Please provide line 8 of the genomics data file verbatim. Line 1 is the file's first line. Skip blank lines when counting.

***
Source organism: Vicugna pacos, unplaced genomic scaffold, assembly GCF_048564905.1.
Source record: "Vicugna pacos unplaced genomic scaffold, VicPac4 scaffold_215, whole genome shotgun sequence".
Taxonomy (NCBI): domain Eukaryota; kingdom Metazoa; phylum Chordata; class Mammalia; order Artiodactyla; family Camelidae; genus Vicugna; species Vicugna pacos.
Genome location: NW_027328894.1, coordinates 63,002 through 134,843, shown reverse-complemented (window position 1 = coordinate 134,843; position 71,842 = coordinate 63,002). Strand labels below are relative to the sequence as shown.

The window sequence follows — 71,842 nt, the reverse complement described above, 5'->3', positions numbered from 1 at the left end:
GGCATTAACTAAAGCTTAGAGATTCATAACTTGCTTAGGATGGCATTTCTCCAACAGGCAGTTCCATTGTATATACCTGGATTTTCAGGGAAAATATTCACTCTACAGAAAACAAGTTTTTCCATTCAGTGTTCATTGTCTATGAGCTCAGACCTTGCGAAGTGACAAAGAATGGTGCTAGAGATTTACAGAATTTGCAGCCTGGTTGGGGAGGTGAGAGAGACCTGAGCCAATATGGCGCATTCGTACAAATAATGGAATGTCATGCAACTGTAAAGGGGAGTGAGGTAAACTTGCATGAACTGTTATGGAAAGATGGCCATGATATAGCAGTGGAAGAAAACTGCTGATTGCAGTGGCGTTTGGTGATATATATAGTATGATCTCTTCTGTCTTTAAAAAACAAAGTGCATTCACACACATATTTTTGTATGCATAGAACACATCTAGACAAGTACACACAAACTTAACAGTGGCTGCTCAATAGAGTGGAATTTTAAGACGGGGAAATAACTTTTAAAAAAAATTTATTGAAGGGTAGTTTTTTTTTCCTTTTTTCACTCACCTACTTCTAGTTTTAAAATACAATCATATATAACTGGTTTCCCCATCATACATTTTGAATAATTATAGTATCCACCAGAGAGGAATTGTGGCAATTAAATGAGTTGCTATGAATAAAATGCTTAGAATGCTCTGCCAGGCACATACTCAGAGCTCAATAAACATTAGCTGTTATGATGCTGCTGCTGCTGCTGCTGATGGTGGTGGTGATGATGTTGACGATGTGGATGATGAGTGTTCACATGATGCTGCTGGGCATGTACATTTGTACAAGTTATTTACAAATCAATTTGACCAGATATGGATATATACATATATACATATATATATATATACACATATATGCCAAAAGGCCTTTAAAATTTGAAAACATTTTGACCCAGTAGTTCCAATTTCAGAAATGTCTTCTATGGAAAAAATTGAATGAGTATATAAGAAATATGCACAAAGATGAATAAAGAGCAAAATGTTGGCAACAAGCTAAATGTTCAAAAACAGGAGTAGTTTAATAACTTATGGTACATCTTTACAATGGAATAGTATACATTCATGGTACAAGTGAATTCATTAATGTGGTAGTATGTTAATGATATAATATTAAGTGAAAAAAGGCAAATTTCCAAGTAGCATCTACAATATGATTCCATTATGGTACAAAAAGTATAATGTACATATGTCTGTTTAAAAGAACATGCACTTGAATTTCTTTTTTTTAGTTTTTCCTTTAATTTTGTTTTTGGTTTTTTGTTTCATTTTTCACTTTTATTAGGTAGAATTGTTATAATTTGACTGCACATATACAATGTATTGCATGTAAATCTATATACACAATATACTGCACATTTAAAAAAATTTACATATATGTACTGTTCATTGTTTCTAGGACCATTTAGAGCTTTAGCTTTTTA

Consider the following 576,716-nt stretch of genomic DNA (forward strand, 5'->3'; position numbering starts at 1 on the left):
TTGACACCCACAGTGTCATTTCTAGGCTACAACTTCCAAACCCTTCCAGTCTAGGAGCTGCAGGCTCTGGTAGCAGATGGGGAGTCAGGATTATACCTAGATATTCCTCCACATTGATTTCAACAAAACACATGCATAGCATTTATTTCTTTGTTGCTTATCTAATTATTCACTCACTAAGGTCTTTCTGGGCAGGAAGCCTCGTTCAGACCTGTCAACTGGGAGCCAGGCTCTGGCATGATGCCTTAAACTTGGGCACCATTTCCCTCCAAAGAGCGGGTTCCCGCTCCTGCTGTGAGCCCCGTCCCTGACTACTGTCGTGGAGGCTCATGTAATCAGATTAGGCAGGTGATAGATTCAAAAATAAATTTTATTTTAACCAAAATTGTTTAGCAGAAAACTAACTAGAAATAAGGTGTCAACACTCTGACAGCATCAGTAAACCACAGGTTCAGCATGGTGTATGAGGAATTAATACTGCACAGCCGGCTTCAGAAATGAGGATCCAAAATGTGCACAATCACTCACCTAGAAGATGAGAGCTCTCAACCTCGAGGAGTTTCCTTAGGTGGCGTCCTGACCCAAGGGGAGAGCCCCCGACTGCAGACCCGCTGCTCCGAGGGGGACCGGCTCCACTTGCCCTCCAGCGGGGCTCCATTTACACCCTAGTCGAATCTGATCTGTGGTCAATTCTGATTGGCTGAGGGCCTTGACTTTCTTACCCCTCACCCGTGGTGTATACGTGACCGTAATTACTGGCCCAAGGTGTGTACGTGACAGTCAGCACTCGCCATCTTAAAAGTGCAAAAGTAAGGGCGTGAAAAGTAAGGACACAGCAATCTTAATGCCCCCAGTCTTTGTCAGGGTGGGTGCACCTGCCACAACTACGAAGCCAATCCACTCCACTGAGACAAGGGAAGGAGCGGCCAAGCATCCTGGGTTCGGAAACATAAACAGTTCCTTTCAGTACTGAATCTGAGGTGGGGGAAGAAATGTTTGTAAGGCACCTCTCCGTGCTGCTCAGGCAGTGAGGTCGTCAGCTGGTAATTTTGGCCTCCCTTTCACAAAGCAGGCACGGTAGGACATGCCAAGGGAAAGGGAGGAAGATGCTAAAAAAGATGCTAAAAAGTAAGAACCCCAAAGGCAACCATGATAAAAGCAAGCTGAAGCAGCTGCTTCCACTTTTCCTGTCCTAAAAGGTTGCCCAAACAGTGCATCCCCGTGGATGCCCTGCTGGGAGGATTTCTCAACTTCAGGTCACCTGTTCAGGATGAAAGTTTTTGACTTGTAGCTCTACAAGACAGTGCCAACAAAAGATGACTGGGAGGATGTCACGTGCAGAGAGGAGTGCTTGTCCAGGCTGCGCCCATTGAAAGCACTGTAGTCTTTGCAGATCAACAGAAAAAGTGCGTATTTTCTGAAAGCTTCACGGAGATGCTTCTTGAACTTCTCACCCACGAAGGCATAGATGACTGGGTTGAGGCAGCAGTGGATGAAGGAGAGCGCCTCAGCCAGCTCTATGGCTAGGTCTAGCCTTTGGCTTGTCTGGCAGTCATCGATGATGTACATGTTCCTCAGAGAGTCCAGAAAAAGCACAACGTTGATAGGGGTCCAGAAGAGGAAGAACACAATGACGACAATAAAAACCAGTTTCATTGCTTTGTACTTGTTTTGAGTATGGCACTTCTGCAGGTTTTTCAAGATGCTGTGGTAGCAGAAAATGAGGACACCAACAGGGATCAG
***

TTGACACCCACAGTGTCATTTCTAGGCTACAACTTCCAAACCCTTCCAGTCTAGGAGCTGCAGGCTCTGGTAGCAGATGGGGAGTCAGGATTATACCTAGATATTCCTCCACATTGATTTCAACAAAACACATGCATAGCATTTATTTCTTTGTTGCTTATCTAATTATTCACTCACTAAGGTCTTTCTGGGCAGGAAGCCTCGTTCAGACCTGTCAACTGGGAGCCAGGCTCTGGCATGATGCCTTAAACTTGGGCACCATTTCCCTCCAAAGAGCGGGTTCCCGCTCCTGCTGTGAGCCCCGTCCCTGACTACTGTCGTGGAGGCTCATGTAATCAGATTAGGCAGGTGATAGATTCAAAAATAAATTTTATTTTAACCAAAATTGTTTAGCAGAAAACTAACTAGAAATAAGGTGTCAACACTCTGACAGCATCAGTAAACCACAGGTTCAGCATGGTGTATGAGGAATTAATACTGCACAGCCGGCTTCAGAAATGAGGATCCAAAATGTGCACAATCACTCACCTAGAAGATGAGAGCTCTCAACCTCGAGGAGTTTCCTTAGGTGGCGTCCTGACCCAAGGGGAGAGCCCCCGACTGCAGACCCGCTGCTCCGAGGGGGACCGGCTCCACTTGCCCTCCAGCGGGGCTCCATTTACACCCTAGTCGAATCTGATCTGTGGTCAATTCTGATTGGCTGAGGGCCTTGACTTTCTTACCCCTCACCCGTGGTGTATACGTGACCGTAATTACTGGCCCAAGGTGTGTACGTGACAGTCAGCACTCGCCATCTTAAAAGTGCAAAAGTAAGGGCGTGAAAAGTAAGGACACAGCAATCTTAATGCCCCCAGTCTTTGTCAGGGTGGGTGCACCTGCCACAACTACGAAGCCAATCCACTCCACTGAGACAAGGGAAGGAGCGGCCAAGCATCCTGGGTTCGGAAACATAAACAGTTCCTTTCAGTACTGAATCTGAGGTGGGGGAAGAAATGTTTGTAAGGCACCTCTCCGTGCTGCTCAGGCAGTGAGGTCGTCAGCTGGTAATTTTGGCCTCCCTTTCACAAAGCAGGCACGGTAGGACATGCCAAGGGAAAGGGAGGAAGATGCTAAAAAAGATGCTAAAAAGTAAGAACCCCAAAGGCAACCATGATAAAAGCAAGCTGAAGCAGCTGCTTCCACTTTTCCTGTCCTAAAAGGTTGCCCAAACAGTGCATCCCCGTGGATGCCCTGCTGGGAGGATTTCTCAACTTCAGGTCACCTGTTCAGGATGAAAGTTTTTGACTTGTAGCTCTACAAGACAGTGCCAACAAAAGATGACTGGGAGGATGTCACGTGCAGAGAGGAGTGCTTGTCCAGGCTGCGCCCATTGAAAGCACTGTAGTCTTTGCAGATCAACAGAAAAAGTGCGTATTTTCTGAAAGCTTCACGGAGATGCTTCTTGAACTTCTCACCCACGAAGGCATAGATGACTGGGTTGAGGCAGCAGTGGATGAAGGAGAGCGCCTCAGCCAGCTCTATGGCTAGGTCTAGCCTTTGGCTTGTCTGGCAGTCATCGATGATGTACATGTTCCTCAGAGAGTCCAGAAAAAGCACAACGTTGATAGGGGTCCAGAAGAGGAAGAACACAATGACGACAATAAAAACCAGTTTCATTGCTTTGTACTTGTTTTGAGTATGGCACTTCTGCAGGTTTTTCAAGATGCTGTGGTAGCAGAAAATGAGGACACCAACAGGGATCAG